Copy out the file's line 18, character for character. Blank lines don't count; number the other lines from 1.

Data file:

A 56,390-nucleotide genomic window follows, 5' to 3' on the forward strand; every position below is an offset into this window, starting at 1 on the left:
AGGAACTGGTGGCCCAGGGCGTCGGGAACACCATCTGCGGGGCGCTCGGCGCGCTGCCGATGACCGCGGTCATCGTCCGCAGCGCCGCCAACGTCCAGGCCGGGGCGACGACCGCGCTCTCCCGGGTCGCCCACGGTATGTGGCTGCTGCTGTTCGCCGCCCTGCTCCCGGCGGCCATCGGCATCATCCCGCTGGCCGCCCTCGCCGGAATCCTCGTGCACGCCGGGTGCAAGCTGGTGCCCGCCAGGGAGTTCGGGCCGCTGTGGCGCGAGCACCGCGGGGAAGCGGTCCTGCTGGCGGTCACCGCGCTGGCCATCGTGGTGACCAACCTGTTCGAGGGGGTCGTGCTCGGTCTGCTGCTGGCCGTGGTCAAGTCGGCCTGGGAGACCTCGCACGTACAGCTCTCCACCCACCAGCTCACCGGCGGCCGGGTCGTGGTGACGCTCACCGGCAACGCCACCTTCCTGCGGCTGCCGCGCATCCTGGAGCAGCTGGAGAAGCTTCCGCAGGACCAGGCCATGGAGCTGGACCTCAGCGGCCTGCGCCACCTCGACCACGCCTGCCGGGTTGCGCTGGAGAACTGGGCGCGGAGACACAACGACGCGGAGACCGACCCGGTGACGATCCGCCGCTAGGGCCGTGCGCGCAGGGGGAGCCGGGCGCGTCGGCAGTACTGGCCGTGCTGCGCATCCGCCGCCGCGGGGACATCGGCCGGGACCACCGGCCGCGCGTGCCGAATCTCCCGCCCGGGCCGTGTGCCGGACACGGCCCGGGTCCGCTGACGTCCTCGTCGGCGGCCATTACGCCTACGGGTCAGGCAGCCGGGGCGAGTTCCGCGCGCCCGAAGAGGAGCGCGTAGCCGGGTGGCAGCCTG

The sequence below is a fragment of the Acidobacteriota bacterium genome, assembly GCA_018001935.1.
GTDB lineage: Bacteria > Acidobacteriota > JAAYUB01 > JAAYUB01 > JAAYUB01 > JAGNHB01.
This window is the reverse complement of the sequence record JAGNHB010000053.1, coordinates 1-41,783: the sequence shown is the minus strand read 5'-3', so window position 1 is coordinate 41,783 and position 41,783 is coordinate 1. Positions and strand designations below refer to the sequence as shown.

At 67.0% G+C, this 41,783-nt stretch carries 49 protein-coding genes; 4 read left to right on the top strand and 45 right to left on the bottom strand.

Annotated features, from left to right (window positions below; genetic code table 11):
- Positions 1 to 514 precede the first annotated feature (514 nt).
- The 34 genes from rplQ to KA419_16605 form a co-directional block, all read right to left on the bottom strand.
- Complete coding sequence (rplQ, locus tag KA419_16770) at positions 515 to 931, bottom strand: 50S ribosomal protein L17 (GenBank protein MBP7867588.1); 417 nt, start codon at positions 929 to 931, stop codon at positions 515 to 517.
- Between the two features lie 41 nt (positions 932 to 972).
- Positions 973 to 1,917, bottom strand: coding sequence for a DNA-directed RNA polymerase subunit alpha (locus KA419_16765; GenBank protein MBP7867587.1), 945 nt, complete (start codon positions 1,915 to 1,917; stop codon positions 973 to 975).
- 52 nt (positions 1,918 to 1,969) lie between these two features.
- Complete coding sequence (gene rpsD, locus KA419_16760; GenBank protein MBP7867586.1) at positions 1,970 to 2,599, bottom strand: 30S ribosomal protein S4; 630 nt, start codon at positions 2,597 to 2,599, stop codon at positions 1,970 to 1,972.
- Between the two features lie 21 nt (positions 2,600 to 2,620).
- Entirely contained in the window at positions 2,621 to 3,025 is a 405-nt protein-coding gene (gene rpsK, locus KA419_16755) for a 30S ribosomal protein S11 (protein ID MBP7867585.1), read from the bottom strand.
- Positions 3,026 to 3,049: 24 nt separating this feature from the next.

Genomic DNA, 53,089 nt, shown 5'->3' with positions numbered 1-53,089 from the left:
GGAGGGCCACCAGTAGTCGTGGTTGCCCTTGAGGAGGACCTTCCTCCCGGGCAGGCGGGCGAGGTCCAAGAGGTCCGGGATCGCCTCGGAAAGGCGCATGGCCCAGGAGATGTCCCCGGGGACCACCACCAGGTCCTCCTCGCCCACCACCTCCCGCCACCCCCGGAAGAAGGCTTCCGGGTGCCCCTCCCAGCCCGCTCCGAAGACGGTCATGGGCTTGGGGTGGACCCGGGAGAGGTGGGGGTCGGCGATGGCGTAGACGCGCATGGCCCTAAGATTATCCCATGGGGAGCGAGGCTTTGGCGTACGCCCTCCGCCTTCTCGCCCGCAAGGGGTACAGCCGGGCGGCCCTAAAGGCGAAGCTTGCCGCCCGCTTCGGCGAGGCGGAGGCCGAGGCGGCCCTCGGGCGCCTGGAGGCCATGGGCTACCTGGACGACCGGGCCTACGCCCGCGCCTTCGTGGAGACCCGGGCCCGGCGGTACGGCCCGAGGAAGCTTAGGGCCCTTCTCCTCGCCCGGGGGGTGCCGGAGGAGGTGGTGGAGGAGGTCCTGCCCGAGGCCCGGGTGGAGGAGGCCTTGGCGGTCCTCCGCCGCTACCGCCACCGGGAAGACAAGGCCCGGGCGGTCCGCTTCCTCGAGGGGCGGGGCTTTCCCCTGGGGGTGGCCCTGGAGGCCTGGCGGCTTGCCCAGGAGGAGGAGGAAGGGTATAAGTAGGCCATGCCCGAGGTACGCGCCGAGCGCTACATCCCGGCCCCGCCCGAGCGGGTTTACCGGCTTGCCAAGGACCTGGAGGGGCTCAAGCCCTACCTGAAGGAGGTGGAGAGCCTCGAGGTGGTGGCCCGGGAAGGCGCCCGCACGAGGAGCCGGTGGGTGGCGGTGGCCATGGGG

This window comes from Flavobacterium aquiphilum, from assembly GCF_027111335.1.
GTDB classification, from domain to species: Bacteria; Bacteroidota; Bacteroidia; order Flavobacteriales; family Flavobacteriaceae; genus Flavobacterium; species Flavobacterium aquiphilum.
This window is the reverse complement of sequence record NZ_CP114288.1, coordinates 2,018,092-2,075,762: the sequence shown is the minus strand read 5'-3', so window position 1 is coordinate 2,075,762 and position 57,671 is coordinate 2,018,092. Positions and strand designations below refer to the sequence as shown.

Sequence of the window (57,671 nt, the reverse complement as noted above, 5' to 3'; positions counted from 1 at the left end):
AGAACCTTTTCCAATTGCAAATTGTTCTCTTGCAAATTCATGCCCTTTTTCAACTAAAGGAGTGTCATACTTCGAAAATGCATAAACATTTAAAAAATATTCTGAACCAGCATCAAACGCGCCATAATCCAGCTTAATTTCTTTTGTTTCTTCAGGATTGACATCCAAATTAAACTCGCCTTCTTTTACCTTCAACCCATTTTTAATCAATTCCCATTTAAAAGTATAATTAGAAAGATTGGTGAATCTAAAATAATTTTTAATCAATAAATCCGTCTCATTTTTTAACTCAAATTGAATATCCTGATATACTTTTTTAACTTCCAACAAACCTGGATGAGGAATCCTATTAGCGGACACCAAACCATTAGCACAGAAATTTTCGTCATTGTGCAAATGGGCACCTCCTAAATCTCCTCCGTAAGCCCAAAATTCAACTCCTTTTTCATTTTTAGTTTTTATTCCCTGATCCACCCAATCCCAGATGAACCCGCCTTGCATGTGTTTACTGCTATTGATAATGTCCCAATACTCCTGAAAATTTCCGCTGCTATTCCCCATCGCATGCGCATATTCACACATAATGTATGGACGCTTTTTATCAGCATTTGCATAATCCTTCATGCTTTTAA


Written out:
Genomic DNA, 53,089 nt, shown 5'->3' with positions numbered 1-53,089 from the left: